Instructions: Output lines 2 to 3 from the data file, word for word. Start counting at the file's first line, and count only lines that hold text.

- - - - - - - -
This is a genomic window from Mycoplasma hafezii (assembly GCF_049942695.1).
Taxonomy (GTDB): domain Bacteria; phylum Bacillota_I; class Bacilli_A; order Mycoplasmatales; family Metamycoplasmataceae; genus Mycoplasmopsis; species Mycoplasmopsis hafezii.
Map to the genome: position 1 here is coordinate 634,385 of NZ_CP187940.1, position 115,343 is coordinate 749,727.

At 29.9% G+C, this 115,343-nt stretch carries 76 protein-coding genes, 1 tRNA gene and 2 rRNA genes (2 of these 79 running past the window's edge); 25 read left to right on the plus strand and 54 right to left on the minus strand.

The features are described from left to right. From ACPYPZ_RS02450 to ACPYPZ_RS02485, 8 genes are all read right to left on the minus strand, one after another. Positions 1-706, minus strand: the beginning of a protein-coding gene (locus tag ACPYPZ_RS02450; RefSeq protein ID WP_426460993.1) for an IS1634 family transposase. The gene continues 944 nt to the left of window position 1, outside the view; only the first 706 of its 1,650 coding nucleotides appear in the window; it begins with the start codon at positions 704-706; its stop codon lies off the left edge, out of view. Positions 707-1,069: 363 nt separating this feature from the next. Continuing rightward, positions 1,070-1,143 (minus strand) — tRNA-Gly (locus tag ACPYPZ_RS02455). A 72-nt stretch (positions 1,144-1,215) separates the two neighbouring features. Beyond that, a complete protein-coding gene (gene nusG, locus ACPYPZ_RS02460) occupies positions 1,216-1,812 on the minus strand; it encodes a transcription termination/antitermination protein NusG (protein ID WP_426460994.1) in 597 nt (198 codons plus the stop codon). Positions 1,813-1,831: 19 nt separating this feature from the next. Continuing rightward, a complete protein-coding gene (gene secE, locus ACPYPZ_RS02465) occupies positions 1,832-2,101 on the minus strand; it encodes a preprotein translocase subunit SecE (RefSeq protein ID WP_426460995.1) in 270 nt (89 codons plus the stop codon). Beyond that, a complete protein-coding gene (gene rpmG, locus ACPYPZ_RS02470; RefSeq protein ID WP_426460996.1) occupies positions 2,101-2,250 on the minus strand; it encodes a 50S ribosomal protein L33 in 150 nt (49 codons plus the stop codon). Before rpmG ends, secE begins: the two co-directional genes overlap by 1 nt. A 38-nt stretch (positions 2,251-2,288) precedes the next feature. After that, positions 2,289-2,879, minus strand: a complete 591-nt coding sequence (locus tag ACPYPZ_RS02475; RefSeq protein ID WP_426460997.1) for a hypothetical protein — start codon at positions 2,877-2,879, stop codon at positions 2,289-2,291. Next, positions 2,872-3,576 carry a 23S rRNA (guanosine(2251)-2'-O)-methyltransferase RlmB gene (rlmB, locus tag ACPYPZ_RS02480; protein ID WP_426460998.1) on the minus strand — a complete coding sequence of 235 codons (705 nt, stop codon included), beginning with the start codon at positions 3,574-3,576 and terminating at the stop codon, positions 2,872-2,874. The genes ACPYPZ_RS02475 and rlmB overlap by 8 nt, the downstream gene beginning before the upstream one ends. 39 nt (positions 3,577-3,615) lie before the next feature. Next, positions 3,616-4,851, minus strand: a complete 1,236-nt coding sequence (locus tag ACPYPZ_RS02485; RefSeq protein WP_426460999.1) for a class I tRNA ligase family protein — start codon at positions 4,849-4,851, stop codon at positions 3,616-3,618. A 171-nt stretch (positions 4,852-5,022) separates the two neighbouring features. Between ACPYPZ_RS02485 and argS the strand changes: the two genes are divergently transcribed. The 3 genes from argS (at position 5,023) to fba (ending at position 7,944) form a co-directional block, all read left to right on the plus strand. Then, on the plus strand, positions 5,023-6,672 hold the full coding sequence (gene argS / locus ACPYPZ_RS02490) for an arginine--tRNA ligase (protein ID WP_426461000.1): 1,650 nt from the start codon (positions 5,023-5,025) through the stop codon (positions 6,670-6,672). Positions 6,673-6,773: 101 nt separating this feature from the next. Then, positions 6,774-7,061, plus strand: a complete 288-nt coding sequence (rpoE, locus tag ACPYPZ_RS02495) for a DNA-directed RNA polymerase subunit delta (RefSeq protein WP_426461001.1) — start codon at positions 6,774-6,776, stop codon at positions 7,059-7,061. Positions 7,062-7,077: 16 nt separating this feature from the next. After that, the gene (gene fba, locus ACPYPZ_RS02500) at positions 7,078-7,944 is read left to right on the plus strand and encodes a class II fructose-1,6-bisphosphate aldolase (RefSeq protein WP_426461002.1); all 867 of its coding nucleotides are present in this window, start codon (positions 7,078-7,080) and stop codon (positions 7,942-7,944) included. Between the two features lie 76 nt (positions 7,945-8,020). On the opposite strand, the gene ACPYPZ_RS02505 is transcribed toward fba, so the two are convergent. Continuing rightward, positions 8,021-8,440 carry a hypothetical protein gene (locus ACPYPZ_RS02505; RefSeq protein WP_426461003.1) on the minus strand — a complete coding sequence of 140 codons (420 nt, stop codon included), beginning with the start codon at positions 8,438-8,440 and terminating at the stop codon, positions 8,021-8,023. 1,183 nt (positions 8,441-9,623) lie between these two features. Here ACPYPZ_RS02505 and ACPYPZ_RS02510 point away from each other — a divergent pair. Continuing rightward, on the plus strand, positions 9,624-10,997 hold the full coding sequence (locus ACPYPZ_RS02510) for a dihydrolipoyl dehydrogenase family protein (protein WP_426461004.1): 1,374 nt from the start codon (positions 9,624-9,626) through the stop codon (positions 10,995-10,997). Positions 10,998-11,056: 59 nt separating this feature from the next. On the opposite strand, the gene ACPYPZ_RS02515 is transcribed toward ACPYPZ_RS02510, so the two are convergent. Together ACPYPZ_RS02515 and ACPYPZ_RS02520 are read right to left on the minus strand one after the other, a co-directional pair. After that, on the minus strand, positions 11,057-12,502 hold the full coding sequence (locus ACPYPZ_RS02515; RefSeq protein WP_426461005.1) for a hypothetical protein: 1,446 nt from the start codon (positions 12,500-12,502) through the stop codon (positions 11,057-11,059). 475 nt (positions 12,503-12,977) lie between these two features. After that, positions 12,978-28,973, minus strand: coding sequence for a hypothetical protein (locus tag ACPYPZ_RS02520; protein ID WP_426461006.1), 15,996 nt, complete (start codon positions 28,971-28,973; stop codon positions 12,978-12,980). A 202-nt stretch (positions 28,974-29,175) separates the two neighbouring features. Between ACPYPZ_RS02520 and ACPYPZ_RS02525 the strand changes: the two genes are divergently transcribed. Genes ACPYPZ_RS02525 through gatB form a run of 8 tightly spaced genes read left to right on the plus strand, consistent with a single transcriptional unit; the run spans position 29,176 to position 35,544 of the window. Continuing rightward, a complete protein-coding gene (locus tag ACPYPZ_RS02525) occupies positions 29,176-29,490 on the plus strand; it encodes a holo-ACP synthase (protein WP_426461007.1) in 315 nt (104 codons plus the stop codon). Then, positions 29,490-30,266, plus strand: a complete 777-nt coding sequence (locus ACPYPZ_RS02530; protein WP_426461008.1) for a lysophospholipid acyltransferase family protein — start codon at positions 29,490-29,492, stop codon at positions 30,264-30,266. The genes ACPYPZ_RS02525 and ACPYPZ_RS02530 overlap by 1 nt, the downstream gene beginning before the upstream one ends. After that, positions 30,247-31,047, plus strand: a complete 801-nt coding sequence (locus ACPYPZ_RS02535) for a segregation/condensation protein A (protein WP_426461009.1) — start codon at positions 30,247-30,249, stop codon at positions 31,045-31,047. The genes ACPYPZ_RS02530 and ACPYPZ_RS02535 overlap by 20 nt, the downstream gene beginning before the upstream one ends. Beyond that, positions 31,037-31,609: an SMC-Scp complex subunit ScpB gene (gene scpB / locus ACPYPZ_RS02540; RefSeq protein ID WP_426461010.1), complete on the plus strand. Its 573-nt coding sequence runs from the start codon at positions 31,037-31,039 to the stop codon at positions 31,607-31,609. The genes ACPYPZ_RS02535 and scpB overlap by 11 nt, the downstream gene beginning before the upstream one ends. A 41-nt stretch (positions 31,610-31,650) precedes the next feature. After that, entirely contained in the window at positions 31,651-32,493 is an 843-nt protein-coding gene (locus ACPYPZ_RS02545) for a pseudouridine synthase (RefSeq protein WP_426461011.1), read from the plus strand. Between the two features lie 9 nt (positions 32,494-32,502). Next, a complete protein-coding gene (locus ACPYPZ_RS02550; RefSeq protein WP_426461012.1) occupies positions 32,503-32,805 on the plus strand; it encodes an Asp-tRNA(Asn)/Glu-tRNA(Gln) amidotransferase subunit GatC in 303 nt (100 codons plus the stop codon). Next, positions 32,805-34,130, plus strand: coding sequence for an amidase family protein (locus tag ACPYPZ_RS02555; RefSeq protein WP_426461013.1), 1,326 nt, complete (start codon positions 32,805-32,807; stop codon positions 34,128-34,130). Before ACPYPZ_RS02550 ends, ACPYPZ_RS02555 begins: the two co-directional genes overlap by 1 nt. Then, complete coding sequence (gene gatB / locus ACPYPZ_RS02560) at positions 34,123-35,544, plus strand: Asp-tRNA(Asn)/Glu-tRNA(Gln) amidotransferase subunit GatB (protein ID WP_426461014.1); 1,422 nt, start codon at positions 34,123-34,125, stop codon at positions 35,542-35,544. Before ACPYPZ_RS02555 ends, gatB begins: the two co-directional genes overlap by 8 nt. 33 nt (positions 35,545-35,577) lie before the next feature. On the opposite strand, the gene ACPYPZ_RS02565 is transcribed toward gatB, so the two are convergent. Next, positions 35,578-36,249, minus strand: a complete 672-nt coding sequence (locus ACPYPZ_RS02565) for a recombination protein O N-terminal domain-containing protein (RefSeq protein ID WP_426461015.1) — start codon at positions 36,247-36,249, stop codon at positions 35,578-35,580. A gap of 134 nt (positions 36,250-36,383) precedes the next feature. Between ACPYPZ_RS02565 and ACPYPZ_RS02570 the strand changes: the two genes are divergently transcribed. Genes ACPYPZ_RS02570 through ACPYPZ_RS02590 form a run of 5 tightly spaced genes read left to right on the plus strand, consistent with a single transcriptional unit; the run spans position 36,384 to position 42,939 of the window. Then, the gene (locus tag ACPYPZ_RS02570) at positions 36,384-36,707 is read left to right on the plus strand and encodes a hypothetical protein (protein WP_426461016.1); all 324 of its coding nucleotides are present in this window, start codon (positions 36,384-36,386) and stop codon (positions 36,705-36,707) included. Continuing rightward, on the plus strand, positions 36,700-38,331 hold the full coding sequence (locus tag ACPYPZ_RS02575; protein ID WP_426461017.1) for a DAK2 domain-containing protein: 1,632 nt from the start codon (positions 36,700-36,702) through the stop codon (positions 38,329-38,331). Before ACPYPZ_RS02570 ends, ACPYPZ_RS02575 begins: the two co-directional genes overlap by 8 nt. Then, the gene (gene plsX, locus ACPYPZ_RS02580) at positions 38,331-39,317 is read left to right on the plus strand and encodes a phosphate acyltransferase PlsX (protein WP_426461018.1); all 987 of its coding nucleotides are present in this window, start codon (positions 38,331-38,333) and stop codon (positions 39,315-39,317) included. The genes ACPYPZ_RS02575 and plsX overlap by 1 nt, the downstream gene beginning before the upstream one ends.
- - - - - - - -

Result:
Taxonomy (GTDB): domain Bacteria; phylum Bacillota_I; class Bacilli_A; order Mycoplasmatales; family Metamycoplasmataceae; genus Mycoplasmopsis; species Mycoplasmopsis hafezii.
Map to the genome: position 1 here is coordinate 634,385 of NZ_CP187940.1, position 115,343 is coordinate 749,727.